The challenges of the growing firm: an introduction to organisational development models

The challenges of the growing firm:
an introduction to organisational development models

Laura Lavia Haidempergher
M & M Bomchil, Buenos Aires

The end of the twentieth century witnessed an explosion in entrepreneurial activities in different industries such as food, electronics, publishing, real estate, distribution, services, apparel, etc. Many of the current most important companies with businesses worldwide commenced as entrepreneurships. Microsoft, Starbucks, Nike and Federal Express are well known examples.

Certain fields, such as personal computers, are perhaps the most representative examples of successful entrepreneurial firms, eg, Apple, Compaq and Dell Computers.

It is clear that we are familiar with successful cases, but in general less attention is paid to those entrepreneurial firms experiencing problems and even failure. Cases such as Boston Market, LA Gear or People Express are rarely mentioned.

Handling growth

The difference between the first group of companies and the others is obvious: success. But one key element of success is how companies handle growth.

In other words, the small company has to go through certain stages until it becomes a big corporation, even a public one. The life of the closely held company will depend on the ability of its directors and managers to recognise, solve and overcome the problems and obstacles to be faced by the growing firm in its expansion process.

It can be stated that these issues concern management and belong to the field of organisational theory. As a matter of fact, this science has made important contributions to this area by developing models which determine the different stages of development of the growing company, identifying the key issues and problems to be faced in each of them.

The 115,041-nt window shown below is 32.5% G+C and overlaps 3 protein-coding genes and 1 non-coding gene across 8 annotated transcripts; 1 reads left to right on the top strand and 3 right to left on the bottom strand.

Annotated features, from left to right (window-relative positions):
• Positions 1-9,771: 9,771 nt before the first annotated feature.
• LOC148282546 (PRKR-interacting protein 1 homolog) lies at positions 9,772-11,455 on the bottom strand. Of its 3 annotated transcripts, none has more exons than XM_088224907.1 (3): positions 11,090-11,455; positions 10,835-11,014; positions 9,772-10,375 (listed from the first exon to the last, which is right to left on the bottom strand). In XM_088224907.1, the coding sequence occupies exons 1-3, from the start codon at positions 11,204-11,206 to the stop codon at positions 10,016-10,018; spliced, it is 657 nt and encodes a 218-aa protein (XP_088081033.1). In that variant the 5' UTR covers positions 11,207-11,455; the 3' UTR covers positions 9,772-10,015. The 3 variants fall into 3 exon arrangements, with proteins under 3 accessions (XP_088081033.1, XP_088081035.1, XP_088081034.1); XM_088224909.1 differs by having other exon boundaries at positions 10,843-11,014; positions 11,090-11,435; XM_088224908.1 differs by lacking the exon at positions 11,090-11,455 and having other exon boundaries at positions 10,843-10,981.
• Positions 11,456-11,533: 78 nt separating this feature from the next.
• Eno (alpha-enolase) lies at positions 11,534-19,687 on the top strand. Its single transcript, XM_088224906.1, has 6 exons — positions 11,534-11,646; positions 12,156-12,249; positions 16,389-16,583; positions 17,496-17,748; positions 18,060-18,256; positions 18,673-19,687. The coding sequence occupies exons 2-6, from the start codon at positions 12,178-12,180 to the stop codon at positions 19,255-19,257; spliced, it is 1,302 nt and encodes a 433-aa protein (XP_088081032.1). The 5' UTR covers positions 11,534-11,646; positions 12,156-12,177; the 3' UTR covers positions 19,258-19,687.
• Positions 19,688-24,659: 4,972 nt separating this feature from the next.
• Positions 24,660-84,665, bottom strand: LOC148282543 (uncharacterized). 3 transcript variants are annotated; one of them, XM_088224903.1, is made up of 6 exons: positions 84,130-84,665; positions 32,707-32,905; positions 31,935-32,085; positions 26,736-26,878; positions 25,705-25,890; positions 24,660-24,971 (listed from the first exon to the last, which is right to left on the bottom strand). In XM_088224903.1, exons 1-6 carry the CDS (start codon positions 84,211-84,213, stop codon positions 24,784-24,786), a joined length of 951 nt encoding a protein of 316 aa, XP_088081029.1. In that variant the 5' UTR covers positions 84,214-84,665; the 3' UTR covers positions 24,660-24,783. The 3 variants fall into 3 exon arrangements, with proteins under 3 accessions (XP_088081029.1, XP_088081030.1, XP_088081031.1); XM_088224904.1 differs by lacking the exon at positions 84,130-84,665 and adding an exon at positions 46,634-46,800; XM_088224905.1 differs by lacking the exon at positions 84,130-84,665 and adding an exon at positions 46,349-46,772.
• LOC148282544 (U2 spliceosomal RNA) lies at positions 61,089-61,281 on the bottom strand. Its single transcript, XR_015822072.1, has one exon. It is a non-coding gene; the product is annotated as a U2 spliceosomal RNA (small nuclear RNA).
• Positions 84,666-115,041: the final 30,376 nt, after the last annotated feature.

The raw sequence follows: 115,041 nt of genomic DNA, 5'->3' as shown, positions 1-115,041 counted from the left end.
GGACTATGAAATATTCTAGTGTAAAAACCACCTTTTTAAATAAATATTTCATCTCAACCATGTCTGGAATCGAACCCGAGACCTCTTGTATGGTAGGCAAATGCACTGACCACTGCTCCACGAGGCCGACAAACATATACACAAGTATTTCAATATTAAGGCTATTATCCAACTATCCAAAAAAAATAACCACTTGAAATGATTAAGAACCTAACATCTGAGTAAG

However, advisors in other areas, such as lawyers, must be prepared to assist their clients (managers, partners, shareholders and the company itself) in the myriad conflicts and legal issues implied in the process of change. Thus, the knowledge of certain tools developed by the organisational theory will be an asset for law firms, since they will be useful to better identify the clients’ needs according to the current stage, to anticipate their needs for the next phases of development and to be prepared to satisfy them.

On the other hand, the law firm itself, as an organisation, is subject to evolution, growth and change. In consequence, these tools should be useful internally, to handle the development process of the proper law firm.

The purpose of this article is to provide an introductory glance at this topic, by summarising the main three models in organizational development, in particular in point to the stages in which each of them divides the life of an organization and their main features.

Adizes’ corporate life cycle model

Ichak Adizes considers that companies, as any living entity, experience stages in their development as life cycles. They are born, grow, mature and die. As long as changes take place, certain predictable behavioural patterns appear. Problems or difficulties manifest in each stage, which must be overcome.

When an organisation consumes energy in a successful transition from one stage to another, problems are normal. However, if the efforts to remove obstacles are not effective, the problems are deemed abnormal.

The different stages are defined on the basis of the relationships between flexibility and control, with no link to the age, level of sales, resources, assets, or number of employees of the organisation.

Despite being living entities which are condemned to die, companies do not necessary have to perish. There is a source of youth for the organisations that the author calls prime stage, which appears when a balance between control and flexibility is reached. Once the company has achieved this stage, the leaders’ goal is to maintain the organisation in that position.

In his book ‘Managing Corporate Life Cycles’, Adizes identifies ten stages of corporate life-cycle, as follows:


This is the initial or formation stage, where the business model or proposition is defined. Founders focus on ideas and future possibilities, talking about and developing ambitious plans. Courtship ends when infancy appears and the entrepreneurs assume risks.


Founders’ focus turns from ideas and possibilities to the generation of concrete results. The need for closing sales leads this stage. Nobody cares about paperwork, order, controls, systems or proceedings. Founders work hard, even seven days a week trying to do everything by themselves.


This is a fast-growth stage and sometimes chaotic. Sales are still the main goal. Entrepreneurships start to believe that they cannot make mistakes and discover opportunities everywhere. Arrogance exposes them to big flows. The company is organised around key people rather than determined functions. These people may carry out several tasks, but the founders will make all decisions.